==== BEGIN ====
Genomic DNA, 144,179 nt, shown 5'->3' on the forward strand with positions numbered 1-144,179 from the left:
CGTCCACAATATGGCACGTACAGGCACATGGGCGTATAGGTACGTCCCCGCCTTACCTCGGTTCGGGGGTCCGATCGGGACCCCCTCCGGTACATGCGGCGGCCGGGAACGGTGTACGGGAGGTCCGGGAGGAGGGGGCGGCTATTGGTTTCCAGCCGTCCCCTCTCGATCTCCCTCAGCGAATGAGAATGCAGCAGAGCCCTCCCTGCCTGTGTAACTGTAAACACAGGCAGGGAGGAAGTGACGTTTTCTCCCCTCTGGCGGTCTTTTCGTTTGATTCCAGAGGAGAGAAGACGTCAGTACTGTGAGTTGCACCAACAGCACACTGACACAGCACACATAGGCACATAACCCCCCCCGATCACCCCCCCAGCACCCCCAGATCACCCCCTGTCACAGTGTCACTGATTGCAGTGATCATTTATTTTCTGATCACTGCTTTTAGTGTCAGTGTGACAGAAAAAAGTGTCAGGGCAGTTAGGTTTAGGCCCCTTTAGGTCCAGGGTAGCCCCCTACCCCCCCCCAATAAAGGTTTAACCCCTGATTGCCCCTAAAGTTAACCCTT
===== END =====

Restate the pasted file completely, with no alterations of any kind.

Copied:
Genomic DNA, 144,179 nt, shown 5'->3' on the forward strand with positions numbered 1-144,179 from the left:
CGTCCACAATATGGCACGTACAGGCACATGGGCGTATAGGTACGTCCCCGCCTTACCTCGGTTCGGGGGTCCGATCGGGACCCCCTCCGGTACATGCGGCGGCCGGGAACGGTGTACGGGAGGTCCGGGAGGAGGGGGCGGCTATTGGTTTCCAGCCGTCCCCTCTCGATCTCCCTCAGCGAATGAGAATGCAGCAGAGCCCTCCCTGCCTGTGTAACTGTAAACACAGGCAGGGAGGAAGTGACGTTTTCTCCCCTCTGGCGGTCTTTTCGTTTGATTCCAGAGGAGAGAAGACGTCAGTACTGTGAGTTGCACCAACAGCACACTGACACAGCACACATAGGCACATAACCCCCCCCGATCACCCCCCCAGCACCCCCAGATCACCCCCTGTCACAGTGTCACTGATTGCAGTGATCATTTATTTTCTGATCACTGCTTTTAGTGTCAGTGTGACAGAAAAAAGTGTCAGGGCAGTTAGGTTTAGGCCCCTTTAGGTCCAGGGTAGCCCCCTACCCCCCCCCAATAAAGGTTTAACCCCTGATTGCCCCTAAAGTTAACCCTT